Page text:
6.     Gastelu-Iturri Bilbao J, Atienza Merino G. Vacuum-assisted closure effectiveness for chronic wounds therapy. Technical Report [summary]. CT2005/01. Santiago de Compostela, Spain: Galician Agency for Health Technology Assessment (AVALIA-T); 2005.

7.     Wasiak J, Cleland H. Topical negative pressure for partial thickness burns. Cochrane Database Syst Rev. 2007 ;( 3):CD006215.

8.     Stannard JP, Robinson JT, Anderson ER, et al. Negative pressure wound therapy to treat hematomas and surgical incisions following high-energy trauma. J Trauma. 2006; 60(6):1301-1306.

9.     Ontario Ministry of Health and Long-Term Care, Medical Advisory Secretariat (MAS). Negative pressure wound therapy. Health Technology Literature Review. Toronto, ON: MAS; 2006.

10. Institute for Quality and Efficiency in Health Care (IQWiG). Scientific evaluation of the current status of medical knowledge on vacuum assisted closure (VAC) therapy of wounds [summary]. Technology Assessment. Cologne, Germany: IQWiG; 2006.

11. TriCenturion LLC. Negative pressure wound therapy (NPWT) widespread probe results. Jurisdiction A – Final Report. Jurisdiction A/B DME PSC. LPET20070219-E2402. Columbia, SC: Tricenturion; February 2007. Available at: Accessed April 13, 2007.

12. Vlayen J, Camberlin C, Ramaekers D. Negative pressure wound therapy: A rapid assessment. KCE Reports 61. Brussels, Belgium: Belgian Health Care Knowledge Centre (KCE); 2007.

13. Armstrong DG, Lavery LA, Boulton AJ. Negative pressure wound therapy via vacuum-assisted closure following partial foot amputation: What is the role of wound chronicity? Int Wound J. 2007; 4(1):79-86.

14. Schimmer C, Sommer SP, Bensch M, Leyh R. Primary treatment of deep sternal wound infection after cardiac surgery: A survey of German heart surgery centers. Interact Cardiovascular Thorax Surg. 2007; 6(6):708-711.

15. Morris GS, Brueilly KE, Hanzelka H. Negative pressure wound therapy achieved by vacuum-assisted closure: Evaluating the assumptions. Ostomy Wound Manage. 2007; 53(1):52-57.

16. Gregor S, Maegele M, Sauerland S, et al. Negative pressure wound therapy: A vacuum of evidence? Arch Surg. 2008; 143(2):189-196.

17. Blume PA, Walters J, Payne W, et al. Comparison of negative pressure wound therapy using vacuum-assisted closure with advanced moist wound therapy in the treatment of diabetic foot ulcers: A multicenter randomized controlled trial. Diabetes Care. 2008; 31(4):631-636.

18. Ubbink DT, Westerbos SJ, Evans D, et al. Topical negative pressure for treating chronic wounds. Cochrane Database Syst Rev. 2008 ;( 3):CD001898.

19. Vikatmaa P, Juutilainen V, Kuukasjärvi P, et al. Negative pressure wound therapy: A systematic review on effectiveness and safety. Eur J Vasc Endovasc Surg. 2008; 36(4):438-448.

20. Bee TK, Croce MA, Magnotti LJ, et al. Temporary abdominal closure techniques: A prospective randomized trial comparing polyglactin 910 mesh and vacuum-assisted closure. J Trauma. 2008; 65(2):337-342.

21. Expert Working Group. Vacuum assisted closure: Recommendations for use. A consensus document. Int Wound J. 2008; 5 Suppl 4: iii-19.

22. Bovill E, Banwell PE, Teot L, et al; International Advisory Panel on Topical Negative Pressure. Topical negative pressure wound therapy: A review of its role and guidelines for its use in the management of acute wounds. Int Wound J. 2008; 5(4):511-529.

23. Sumpio BE, Allie DE, Horvath KA, et al. Role of negative pressure wound therapy in treating peripheral vascular graft infections. Vascular. 2008; 16(4):194-200.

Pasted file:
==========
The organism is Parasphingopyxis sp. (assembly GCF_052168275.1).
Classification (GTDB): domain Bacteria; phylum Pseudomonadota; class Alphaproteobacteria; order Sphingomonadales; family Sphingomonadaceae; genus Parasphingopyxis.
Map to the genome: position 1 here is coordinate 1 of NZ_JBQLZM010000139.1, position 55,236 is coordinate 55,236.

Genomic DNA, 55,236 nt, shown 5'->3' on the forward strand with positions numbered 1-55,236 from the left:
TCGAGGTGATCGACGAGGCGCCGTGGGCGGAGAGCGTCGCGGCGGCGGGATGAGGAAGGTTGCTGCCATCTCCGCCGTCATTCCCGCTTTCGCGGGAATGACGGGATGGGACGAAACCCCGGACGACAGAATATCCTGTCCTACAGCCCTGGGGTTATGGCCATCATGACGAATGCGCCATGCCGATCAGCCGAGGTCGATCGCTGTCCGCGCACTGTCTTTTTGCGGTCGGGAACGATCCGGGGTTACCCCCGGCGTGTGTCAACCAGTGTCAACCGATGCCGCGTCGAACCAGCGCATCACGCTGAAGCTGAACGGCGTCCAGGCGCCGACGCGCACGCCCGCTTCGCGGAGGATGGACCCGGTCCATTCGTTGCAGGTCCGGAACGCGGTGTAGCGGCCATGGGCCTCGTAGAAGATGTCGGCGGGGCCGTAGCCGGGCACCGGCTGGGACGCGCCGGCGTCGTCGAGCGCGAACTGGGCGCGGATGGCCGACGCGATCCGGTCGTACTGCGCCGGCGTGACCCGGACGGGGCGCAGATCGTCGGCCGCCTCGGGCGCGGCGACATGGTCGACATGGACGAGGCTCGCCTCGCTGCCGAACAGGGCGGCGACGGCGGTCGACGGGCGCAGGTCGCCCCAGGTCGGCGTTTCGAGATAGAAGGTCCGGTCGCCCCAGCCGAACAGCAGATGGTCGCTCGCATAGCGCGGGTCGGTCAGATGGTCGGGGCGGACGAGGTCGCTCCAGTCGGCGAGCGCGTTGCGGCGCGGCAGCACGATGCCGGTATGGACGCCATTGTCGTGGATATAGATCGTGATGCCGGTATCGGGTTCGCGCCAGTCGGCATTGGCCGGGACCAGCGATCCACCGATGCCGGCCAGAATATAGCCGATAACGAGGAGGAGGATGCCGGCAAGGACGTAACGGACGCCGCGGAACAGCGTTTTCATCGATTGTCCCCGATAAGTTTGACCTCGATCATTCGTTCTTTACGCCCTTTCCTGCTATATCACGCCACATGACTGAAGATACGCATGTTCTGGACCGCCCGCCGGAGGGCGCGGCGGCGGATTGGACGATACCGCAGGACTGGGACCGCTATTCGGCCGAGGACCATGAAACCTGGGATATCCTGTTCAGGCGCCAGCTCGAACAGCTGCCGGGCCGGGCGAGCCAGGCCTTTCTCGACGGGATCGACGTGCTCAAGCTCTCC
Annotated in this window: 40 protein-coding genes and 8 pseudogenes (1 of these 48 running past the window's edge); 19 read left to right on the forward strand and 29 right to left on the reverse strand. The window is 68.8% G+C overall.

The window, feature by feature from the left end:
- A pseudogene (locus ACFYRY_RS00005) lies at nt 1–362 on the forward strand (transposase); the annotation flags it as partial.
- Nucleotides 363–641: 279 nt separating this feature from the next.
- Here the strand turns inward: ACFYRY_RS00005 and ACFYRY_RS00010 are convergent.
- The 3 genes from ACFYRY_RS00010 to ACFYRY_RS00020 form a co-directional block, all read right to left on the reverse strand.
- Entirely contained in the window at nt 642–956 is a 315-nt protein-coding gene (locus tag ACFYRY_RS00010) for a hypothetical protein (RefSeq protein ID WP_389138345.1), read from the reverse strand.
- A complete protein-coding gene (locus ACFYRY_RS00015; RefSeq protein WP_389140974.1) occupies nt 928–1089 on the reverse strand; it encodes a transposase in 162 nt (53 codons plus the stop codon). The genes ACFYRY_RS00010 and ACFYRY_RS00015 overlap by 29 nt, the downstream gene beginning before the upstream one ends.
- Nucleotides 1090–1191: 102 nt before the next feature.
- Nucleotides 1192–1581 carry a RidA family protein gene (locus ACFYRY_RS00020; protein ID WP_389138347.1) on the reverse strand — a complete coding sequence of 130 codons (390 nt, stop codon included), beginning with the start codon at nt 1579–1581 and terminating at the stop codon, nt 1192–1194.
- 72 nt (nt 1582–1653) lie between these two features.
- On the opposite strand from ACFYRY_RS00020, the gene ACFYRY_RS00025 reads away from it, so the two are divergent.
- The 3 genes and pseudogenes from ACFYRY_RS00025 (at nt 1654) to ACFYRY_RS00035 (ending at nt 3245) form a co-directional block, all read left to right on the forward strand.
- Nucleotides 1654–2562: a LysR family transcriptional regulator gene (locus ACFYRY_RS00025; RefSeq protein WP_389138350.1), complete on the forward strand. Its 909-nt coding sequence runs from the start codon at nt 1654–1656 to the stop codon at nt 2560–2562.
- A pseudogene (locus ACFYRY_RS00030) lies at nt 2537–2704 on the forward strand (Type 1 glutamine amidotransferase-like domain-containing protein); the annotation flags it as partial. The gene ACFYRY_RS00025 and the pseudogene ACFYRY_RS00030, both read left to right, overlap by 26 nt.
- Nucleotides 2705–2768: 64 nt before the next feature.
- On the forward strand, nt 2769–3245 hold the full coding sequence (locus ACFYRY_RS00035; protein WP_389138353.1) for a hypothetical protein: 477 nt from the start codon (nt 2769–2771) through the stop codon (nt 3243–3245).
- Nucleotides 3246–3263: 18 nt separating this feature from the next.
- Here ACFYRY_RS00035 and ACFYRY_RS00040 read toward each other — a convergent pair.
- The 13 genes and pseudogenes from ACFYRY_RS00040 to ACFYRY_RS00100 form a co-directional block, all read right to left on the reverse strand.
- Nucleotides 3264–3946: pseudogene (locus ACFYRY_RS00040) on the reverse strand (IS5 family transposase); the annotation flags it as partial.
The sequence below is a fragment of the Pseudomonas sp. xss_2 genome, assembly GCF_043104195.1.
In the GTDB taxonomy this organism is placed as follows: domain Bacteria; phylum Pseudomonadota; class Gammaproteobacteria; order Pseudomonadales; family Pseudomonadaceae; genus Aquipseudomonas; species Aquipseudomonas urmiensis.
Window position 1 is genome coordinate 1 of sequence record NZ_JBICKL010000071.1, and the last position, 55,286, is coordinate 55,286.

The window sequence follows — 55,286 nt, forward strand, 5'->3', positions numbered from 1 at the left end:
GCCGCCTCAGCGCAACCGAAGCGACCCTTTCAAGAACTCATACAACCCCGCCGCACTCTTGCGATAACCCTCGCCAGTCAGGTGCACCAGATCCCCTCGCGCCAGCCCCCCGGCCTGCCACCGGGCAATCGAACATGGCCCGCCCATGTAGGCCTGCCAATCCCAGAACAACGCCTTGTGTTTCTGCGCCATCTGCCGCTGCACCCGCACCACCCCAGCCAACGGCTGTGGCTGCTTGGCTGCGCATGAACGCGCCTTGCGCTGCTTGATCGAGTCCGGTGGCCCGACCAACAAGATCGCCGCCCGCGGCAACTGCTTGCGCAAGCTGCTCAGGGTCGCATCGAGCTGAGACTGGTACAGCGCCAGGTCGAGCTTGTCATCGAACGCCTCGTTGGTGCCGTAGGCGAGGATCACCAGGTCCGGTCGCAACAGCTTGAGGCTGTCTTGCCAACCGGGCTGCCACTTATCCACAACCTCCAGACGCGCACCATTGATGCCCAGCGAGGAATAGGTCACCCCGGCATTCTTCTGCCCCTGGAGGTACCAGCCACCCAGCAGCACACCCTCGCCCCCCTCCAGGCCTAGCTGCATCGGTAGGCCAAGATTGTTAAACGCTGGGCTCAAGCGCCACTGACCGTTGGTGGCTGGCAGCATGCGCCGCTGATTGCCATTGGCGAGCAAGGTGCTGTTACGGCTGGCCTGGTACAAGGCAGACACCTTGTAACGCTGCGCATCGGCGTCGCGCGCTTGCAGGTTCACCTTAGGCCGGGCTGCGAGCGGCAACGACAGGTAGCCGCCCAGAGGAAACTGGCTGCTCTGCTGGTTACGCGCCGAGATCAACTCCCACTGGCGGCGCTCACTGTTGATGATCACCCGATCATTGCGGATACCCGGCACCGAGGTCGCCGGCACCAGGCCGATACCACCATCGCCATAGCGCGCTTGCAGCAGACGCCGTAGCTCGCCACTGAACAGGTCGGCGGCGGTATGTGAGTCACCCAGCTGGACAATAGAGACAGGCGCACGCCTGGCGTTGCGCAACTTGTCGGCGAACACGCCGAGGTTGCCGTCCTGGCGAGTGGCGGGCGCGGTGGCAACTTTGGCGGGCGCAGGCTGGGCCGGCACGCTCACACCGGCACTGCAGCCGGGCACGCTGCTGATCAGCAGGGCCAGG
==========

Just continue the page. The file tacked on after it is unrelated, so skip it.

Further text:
24. Baharestani MM, Houliston-Otto DB, Barnes S. Early versus late initiation of negative pressure wound therapy: Examining the impact on home care length of stay. Ostomy Wound Manage. 2008; 54(11):48-53.

25. Baharestani MM, Driver VR, de Leon JM, et al. Optimizing clinical and cost effectiveness with early intervention of v.a.c.(R) therapy. Ostomy Wound Manage. 2008; 54(11):1-15.

26. Sadat U, Chang G, Noorani A, et al. Efficacy of TNP on lower limb wounds: A meta-analysis. J Wound Care. 2008; 17(1): 45-48.

27. Sullivan N, Snyder DL, Tipton K, et al. Negative pressure wound therapy devices. Technology Assessment Report. Prepared by the ECRI Evidence-based Practice Center for the Agency for Healthcare Research and Quality (AHRQ), Contract No. 290-2007-10063. Project ID: WNDT1108. Rockville, MD: AHRQ; March 30, 2009.

28. Gregor S, Maegele M, Sauerland S, et al. Negative pressure wound therapy: A vacuum of evidence? Arch Surg. 2008; 143(2):189-196.

29. Ubbink DT, Vermeulen H, Segers P, Goslings JC. Negative pressure therapy for surgical wounds. Ned Tijdschr Geneeskd. 2009; 153:A365.

30. Open Abdomen Advisory Panel, Campbell A, Chang M, Fabian T, et al. Management of the open abdomen: From initial operation to definitive closure. Am Surg. 2009; 75(11 Suppl):S1-S22.

31. National Institute for Health and Clinical Excellence (NICE). Negative pressure wound therapy for the open abdomen. Interventional Procedure Guidance 322. London, UK: NICE; December 2009.


Effective 08/01/2017: Clarification of documentation requirements for continuation.

Application to Products
This policy applies to all health plans administered by QualChoice, both those insured by QualChoice and those that are self-funded by the sponsoring employer, unless there is indication in this policy otherwise or a stated exclusion in your medical plan booklet. Consult the individual plan sponsor Summary Plan Description (SPD) for self-insured plans or the specific Evidence of Coverage (EOC) for those plans insured by QualChoice. In the event of a discrepancy between this policy and a self-insured customer’s SPD or the specific QualChoice EOC, the SPD or EOC, as applicable, will prevail. State and federal mandates will be followed as they apply.

Changes: QualChoice reserves the right to alter, amend, change or supplement benefit interpretations as needed.